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The Houseboat on Umiam

Zabir Rahman | December 12, 2021

The houseboat was exclusive; it was the only one featuring only one room.

The Houseboat on Umiam

I have been quite fascinated by AirBnb in general. From a company that began operations by using inflatable beds and basic cereal boxes, it has since gone on to register a market cap of USD74 billion. And only recently did I begin exploring its listings. What appeals most to me are the non-traditional options its offers.

In my case, I was looking for offbeat locations in Meghalaya. One particular accommodation stood out. Listed as ‘Houseboat on Umiam’, I was immediately drawn to this tiny dwelling. The pictures showed it as being the only one, featuring only one room. In that sense, it was quite exclusive. What was even more interesting was the fact that it was only accessible by boat.

Now Umiam Lake was once a river. A hydroelectricity project was initiated in the 1960s and ever since, it became a lake. Incidentally, this was northeast India’s first hydel project. If one is to analyse it from a political standpoint, the neighbouring city of Shillong was then the capital of undivided Assam. It was, therefore, the most important regional city at the time.

When I checked the houseboat’s availability, I realised it was entirely booked out for December 2021. Even in November, there were only a few days when it was available. Luckily for me, there was a vacancy on my travel dates. Fearing that it may get sold out while I looked at other options, I immediately booked and paid the amount. I then reached out to the host who informed me that boats were available only till 5 pm. I would later realise that it was anchored to the Lumpongdeng Island.

Getting to the houseboat

We were a group of three travelling from Kaziranga in Assam to the Houseboat on Umiam. A little error in time estimation meant we were making a mad dash to make it in time for the last boat. Fortunately, we made it just in time and in hindsight, it worked out perfectly.

We parked next to what is called the Meghalaya Tourism Department’s Sports Complex. It is located just off of the national highway — about 150-200 metres away. As one enters the narrow road, the first structure that comes into view is the White Orchid Hotel. The road veers to the left, leading to a spacious parking lot.

When we boarded the little speed boat, it was twilight. And the colours that it cast on the waters around us was breath taking. I was secretly hoping it would be a fairly long ride but in only about five minutes, we were at the houseboat.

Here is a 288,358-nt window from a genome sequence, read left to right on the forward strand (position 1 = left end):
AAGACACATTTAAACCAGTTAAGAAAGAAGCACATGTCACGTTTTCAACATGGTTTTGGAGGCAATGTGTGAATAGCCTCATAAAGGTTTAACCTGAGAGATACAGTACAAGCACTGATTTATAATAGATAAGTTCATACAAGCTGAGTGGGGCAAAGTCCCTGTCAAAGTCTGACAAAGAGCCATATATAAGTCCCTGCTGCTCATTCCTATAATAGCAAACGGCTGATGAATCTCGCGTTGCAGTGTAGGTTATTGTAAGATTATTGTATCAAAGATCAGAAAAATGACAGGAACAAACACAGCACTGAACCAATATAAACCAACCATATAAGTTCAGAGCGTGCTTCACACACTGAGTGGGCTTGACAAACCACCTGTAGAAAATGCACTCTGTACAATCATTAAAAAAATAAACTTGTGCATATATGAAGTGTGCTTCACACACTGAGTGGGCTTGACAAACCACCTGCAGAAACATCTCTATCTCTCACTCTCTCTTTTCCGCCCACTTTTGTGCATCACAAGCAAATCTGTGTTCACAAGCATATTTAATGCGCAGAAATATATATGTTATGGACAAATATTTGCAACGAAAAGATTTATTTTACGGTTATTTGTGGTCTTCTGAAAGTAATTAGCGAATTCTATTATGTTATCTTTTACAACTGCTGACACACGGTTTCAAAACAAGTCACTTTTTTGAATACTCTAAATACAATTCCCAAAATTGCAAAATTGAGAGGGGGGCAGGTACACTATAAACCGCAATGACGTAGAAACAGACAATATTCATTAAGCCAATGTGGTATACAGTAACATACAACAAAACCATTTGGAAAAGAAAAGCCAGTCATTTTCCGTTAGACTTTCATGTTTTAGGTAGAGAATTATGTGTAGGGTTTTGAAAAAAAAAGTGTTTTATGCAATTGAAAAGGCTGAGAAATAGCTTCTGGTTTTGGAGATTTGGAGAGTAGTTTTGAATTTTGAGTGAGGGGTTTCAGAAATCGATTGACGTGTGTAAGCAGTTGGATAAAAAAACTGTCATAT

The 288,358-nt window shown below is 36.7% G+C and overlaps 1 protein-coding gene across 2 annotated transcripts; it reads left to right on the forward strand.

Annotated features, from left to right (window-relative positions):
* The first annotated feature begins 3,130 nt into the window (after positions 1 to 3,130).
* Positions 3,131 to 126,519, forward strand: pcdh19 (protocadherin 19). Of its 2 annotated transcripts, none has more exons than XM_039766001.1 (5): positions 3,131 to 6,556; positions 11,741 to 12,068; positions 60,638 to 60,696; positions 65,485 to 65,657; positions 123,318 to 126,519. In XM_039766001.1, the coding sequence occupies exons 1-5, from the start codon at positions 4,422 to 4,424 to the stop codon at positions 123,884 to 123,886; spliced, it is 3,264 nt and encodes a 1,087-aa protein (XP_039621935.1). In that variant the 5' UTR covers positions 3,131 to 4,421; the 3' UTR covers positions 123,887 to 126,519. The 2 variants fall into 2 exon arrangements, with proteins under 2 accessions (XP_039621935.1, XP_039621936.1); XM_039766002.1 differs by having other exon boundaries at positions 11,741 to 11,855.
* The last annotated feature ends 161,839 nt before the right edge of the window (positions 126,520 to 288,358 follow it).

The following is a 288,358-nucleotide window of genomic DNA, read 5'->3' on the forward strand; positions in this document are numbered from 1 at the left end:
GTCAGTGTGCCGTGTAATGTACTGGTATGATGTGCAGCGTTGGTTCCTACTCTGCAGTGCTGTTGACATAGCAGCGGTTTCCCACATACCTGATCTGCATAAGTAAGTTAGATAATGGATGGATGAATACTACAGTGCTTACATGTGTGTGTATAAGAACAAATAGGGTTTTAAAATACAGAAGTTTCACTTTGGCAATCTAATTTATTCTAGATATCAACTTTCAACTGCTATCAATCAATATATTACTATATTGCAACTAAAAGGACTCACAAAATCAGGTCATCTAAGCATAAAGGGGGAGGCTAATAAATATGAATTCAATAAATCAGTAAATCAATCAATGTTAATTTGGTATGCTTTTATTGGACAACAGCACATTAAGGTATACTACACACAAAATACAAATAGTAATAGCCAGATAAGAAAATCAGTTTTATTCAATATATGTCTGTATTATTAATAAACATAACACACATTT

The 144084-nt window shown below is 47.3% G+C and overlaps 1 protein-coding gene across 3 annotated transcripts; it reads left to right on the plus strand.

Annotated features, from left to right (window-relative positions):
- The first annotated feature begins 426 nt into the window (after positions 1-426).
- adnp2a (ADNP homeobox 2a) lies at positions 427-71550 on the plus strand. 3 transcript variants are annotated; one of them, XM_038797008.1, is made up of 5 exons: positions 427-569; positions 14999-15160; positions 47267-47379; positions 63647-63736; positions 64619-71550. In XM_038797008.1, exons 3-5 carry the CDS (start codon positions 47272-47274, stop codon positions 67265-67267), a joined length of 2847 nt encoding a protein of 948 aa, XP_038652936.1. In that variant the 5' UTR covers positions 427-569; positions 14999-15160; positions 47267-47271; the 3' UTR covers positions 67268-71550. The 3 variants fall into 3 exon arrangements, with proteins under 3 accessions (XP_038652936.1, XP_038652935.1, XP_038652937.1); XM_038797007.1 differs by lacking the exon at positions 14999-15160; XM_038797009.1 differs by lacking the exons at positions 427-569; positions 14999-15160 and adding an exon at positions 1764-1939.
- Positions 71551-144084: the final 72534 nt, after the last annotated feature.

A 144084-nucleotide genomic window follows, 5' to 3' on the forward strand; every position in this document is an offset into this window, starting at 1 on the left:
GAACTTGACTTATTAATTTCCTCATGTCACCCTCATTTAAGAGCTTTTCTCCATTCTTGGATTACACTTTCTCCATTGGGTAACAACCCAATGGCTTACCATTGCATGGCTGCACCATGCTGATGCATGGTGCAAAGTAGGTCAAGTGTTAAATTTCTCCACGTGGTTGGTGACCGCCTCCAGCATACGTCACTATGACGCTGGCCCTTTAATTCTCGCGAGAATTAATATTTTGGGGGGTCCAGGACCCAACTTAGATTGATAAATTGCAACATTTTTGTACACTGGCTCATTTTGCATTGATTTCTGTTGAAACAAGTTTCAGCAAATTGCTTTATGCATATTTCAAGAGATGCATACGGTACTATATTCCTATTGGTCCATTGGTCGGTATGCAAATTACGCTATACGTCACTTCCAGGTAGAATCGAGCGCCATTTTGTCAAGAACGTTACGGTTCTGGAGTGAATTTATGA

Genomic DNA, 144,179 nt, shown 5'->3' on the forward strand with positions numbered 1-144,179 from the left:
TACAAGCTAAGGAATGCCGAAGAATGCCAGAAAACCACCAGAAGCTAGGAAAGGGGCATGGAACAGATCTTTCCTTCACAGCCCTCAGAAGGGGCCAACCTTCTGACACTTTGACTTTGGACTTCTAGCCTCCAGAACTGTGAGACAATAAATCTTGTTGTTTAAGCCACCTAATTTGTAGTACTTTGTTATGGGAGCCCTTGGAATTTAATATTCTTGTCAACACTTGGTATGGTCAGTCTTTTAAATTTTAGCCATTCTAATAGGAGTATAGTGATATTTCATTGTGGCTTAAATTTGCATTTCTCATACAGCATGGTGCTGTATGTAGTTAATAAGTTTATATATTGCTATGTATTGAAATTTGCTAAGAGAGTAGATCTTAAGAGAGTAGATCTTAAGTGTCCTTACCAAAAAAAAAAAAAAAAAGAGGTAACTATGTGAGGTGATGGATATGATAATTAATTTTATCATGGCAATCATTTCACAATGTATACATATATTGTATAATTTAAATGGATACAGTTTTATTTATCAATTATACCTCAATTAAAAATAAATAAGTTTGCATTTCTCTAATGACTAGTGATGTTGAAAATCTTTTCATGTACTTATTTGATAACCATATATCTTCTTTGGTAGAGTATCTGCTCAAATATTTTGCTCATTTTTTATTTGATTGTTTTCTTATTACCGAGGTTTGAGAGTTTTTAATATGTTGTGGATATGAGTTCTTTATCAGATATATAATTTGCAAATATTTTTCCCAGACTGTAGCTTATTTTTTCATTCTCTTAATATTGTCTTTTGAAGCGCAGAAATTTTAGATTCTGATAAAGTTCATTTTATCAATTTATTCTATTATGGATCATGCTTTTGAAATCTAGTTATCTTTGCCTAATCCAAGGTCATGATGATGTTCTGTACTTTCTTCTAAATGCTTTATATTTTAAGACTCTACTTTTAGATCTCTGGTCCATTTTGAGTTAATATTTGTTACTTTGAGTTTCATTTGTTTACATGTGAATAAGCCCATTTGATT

The first impression of the place was a tad eery. Without any lights, its silhouette appeared in the distance. And then when we were anchored next to it, a figure appeared on the houseboat’s veranda. With a camping light strapped to his forehead, the caretaker looked straight out of some thriller.

One friend, Nitin, was clearly anxious with the whole experience. To make matters worse for him, he realised the place was off the grid — that there was no electricity. With a discharged phone, he felt even more at unease. My second friend, Arun, seemed to like the place. Together, we tried to allay Nitin’s anxiety by suggesting to him that this place would present us with a spectacular sunrise.

Unmatched quiet and serenity

The houseboat’s single room was a large one with a double bed. The sides were mostly all glass and on the opposite side of the bed was a large sitting area. The bathroom, although tiny, was clean and it featured a shower even. I guess I was just surprised that this place had it all.

The room opened out to a spacious veranda. I sat there for quite some time simply basking in the moment. There was a dim hurricane lantern on the table next to me and I didn’t mind the absence of electricity one bit. In fact, without any lights in the area, the stars above seemed ever so clear. Meanwhile, the loudest sound in the vicinity was that of water gently brushing against the lake shore.

A brief while later, we were served some snacks and tea. And not too long after, it was followed by dinner. We called it an early night since we wanted to wake up before the crack of dawn to try and catch the sunrise.

And just as we’d planned, we awoke a little before 5:30 am. The advantage with the glass all around was the fact that we did not even have to get out of bed. While an actual sunrise we did not see, the myriad colours that appeared in the distance was quite the spectacle. Against the soft glows of orange, pink and yellow, the hills in the foreground appeared a silhouette. The beautiful sight did beckon us to get out of bed and take numerous pictures.

Following breakfast, we took a walk towards the caretaker’s home. By this time, the sound of speed boat engines had become increasingly more frequent. On the other side of the island were several large tented accommodations for visitors. And on the other shore was a large concrete structure that was a luxury resort called Ry Kynjai.

Fortunately for me, Nitin did end up liking the place. On a future visit to such locales, I will suggest to him to take a power bank along.

It was around 10 am when we made our way back to the area where we’d parked our vehicle. Our next stop was going to be the Elephant Falls, near Shillong.


Zabir Rahman

Zabir drives research writing at Stonebench, Singapore. His core interest was automobiles, although with time, he thinks he is growing more fond of writing and teaching. Zabir is now keenly interested in the technology space and is part of the Elbyte editorial team.

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